How Teesri Manzil changed Hindi film music for good

[Book extract] The film marked the marked the beginning of Nasir Husain's collaboration with RD Burman.

 |  4-minute read |   25-12-2016
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Teesri Manzil’s greatest significance in Nasir Husain’s career was that it marked the beginning of his collaboration with Rahul Dev Burman.

RD was the only child born to music composer SD Burman and Meera Dhar Gupta, a classically trained singer and also prolific lyricist who wrote a number of SD’s Bengali songs.

RD, who had assisted his father from very early in his life, made his film debut with Chhote Nawaab (1961). He then gave the music for a few other films, Bhoot Bangla (1965), Teesra Kaun (1965) and Pati Patni (1966).

Although the odd song from these films like “Matwali aankhon waale’ (Chhote Nawaab), “Aao twist karein” (Bhoot Bangla) and “Pyar ka fasaana” (Teesra Kaun) became popular, it’s difficult to believe that RD’s career was poised for far bigger things based on his music for these films. What was not in doubt, though, was his talent.

Pancham’s fifth film turned out to be Teesri Manzil. Both Husain and Vijay Anand were keen on collaborating with the youngster. However, as Anirudha Bhattacharjee and Balaji Vittal detail in their National award-winning book, RD Burman: The Man, The Music, with Shammi Kapoor’s entry into Teesri Manzil, the actor was keen on having either OP Nayyar or Shankar-Jaikishan as composer because their music had been an integral part of Shammi’s successful films.

rd_122516011143.jpg RD Burman with Majrooh Sultanpuri and Nasir Husain. (From left to right)

Aamir Khan also said, “I remember Nasir sa’ab telling me that when Shammi uncle came on to the film, he was very particular about who was doing the music. I think he (Shammi) was keen on Shankar–Jaikishan. Pancham uncle was fairly new at that time. So Nasir sa’ab told Shammi, ‘Trust me. This guy is damn good. And just to satisfy you, I’m going to call him and you hear all the songs’.”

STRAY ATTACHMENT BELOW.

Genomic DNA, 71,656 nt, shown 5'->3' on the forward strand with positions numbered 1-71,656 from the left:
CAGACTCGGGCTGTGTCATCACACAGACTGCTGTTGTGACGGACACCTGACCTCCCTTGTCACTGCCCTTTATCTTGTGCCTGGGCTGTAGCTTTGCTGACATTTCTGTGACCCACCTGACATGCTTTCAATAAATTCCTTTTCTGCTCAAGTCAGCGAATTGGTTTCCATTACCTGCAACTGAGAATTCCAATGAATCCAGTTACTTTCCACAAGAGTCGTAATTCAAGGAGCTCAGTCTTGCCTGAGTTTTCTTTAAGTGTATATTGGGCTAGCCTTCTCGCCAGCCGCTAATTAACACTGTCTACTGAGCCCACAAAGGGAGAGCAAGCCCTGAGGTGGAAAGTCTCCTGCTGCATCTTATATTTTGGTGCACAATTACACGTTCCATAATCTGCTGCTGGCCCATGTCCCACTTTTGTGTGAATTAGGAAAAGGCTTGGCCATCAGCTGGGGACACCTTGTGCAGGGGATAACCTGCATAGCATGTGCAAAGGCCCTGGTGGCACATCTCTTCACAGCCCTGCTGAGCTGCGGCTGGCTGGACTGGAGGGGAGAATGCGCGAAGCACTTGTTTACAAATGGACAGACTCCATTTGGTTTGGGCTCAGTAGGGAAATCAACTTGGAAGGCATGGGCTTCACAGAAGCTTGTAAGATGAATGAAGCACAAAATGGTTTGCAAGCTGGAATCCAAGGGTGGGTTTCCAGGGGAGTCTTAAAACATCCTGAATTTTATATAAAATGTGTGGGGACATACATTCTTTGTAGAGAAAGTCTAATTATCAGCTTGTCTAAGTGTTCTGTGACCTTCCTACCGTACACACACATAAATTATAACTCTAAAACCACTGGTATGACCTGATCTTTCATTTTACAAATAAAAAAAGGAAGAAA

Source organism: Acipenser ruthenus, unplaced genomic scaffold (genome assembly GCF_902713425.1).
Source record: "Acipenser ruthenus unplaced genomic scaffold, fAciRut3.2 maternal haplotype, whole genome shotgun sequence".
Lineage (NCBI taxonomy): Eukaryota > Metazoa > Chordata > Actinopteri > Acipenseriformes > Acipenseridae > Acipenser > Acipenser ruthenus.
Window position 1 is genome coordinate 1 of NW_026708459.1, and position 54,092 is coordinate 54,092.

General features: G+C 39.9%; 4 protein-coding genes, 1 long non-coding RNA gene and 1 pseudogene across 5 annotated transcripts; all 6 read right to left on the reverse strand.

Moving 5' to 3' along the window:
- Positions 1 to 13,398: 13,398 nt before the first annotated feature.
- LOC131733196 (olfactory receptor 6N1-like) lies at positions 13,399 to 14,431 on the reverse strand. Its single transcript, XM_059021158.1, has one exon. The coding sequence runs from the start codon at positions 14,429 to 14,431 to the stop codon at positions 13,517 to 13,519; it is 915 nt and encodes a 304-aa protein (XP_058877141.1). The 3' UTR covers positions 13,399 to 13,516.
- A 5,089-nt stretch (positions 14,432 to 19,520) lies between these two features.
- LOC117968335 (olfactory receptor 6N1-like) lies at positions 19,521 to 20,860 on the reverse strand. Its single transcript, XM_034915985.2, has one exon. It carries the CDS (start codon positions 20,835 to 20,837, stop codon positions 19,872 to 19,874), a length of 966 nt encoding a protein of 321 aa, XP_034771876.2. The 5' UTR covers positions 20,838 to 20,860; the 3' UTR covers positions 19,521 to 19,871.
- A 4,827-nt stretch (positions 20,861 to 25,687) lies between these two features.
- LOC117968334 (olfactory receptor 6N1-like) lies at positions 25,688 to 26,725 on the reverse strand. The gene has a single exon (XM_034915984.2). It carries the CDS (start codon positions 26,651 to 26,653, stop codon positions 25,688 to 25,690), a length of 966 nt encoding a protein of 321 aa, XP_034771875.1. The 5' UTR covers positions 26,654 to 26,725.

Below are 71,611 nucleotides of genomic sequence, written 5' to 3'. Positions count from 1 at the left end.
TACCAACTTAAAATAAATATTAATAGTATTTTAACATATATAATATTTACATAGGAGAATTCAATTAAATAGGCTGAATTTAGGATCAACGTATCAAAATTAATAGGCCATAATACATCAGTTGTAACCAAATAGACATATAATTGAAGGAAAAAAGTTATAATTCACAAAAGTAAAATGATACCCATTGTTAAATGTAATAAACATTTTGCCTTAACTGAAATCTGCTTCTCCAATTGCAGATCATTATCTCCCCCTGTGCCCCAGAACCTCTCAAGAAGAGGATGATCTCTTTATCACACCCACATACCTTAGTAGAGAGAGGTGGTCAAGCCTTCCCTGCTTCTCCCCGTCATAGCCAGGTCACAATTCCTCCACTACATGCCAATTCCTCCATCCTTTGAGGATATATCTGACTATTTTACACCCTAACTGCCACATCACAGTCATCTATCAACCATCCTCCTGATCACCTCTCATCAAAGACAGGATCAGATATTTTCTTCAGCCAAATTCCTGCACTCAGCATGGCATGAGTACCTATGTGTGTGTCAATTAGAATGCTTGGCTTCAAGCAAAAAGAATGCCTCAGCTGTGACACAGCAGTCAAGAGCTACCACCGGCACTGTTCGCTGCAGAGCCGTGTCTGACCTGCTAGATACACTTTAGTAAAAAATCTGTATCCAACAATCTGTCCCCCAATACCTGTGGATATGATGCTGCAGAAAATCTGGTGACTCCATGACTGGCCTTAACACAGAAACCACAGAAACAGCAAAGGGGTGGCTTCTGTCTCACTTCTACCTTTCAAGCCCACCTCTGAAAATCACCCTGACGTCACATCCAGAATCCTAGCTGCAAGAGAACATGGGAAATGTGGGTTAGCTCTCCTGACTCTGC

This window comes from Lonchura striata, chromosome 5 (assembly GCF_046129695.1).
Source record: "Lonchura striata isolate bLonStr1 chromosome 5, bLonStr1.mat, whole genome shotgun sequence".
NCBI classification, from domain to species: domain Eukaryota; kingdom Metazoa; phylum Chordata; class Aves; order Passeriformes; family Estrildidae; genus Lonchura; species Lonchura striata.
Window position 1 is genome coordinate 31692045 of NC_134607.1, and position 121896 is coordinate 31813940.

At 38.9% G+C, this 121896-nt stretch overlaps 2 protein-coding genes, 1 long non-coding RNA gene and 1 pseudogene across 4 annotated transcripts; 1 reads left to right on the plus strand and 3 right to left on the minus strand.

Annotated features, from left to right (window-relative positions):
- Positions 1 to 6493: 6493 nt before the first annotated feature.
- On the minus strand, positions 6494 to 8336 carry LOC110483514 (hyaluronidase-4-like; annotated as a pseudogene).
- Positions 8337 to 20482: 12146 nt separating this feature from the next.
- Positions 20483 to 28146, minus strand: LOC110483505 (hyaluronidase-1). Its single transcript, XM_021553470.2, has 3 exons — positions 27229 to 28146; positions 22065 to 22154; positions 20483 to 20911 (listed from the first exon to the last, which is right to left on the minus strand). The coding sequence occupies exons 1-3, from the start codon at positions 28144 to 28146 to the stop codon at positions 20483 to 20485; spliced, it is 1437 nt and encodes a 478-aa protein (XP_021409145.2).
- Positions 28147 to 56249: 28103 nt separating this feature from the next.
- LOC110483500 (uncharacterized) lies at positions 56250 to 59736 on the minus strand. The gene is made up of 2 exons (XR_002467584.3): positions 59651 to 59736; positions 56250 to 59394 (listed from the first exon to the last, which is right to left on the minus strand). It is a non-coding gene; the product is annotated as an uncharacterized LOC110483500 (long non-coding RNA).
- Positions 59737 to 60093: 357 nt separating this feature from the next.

The crucial thing to note over here is that Teesri Manzil’s songs had already been composed by RD and recorded for the film. So when RD sang the songs from the film for Shammi Kapoor at Husain’s house, “Shammi uncle got so excited on hearing the songs that he got up and started dancing,” said Aamir.

That’s how RD became a part of Teesri Manzil. Husain’s role, therefore, in getting Shammi to listen to RD and the subsequent success of the film’s music mean that he deserved as much credit as anyone else.

Aamir agreed. “I would say that the music of Teesri Manzil is of course created by Pancham uncle. Goldie uncle being the director would have interacted very strongly with Pancham uncle. But in this case the producer was as strong musically and the three of them would have worked together. I cannot imagine Nasir Husain being disconnected from the music of Teesri Manzil.”

Mansoor said something similar. “My dad was involved. I don’t know who had the upper hand but I’m pretty sure that my dad was involved to a great degree.”

book_122516011556.jpg Music, Masti, Modernity: The Cinema of Nasir Husain; HarperCollins India; Rs 400.

Teesri Manzil should hence be viewed as a fine coming together of not just Vijay Anand’s and Nasir Husain’s sensibilities, but a film that drew on the talents of Shammi Kapoor, RD Burman, Majrooh Sultanpuri and NV Srinivas (the film’s cinematographer) as well.

It is cinema at its collaborative best. As Bhattacharjee and Balaji wrote of RD’s music, “So even as Vijay Anand was conjuring up the thrills, Pancham was designing his personal blend of rock, jazz, Latino and twist to create a sound, the likes of which was unheard of in the then thirty-five year history of Hindi films.”

In a sense, Teesri Manzil was a film where a kind of “passing-of-the-baton” happened in Husain’s filmmaking. It marked the last time the filmmaker worked with Shammi Kapoor, largely, because of the actor’s dramatic decline (owing to his wife’s death) by the end of the 1960s.

Shammi’s over-the-top persona, so crucial to the spirit of Husain’s films, needed to be replaced by someone with an equal manic energy in his work. That person turned out to be RD Burman, who, beginning with Teesri Manzil, forged a formidable collaboration with Husain right up to the turn of the 1980s.

Together, the filmmaker-composer duo worked on nine films right up to 1985, which defined the very best of Hindi film music for at least the next 15 years.

(Courtesy of Mail Today.)

Also read: Why RD Burman gave his best songs to Lata Mangeshkar, not muse Asha Bhosle


Akshay Manwani Akshay Manwani @akshaymanwani

Author of Music, Masti, Modernity: The Cinema of #NasirHusain. Also Sahir Ludhianvi biographer, Red Ink award winner.

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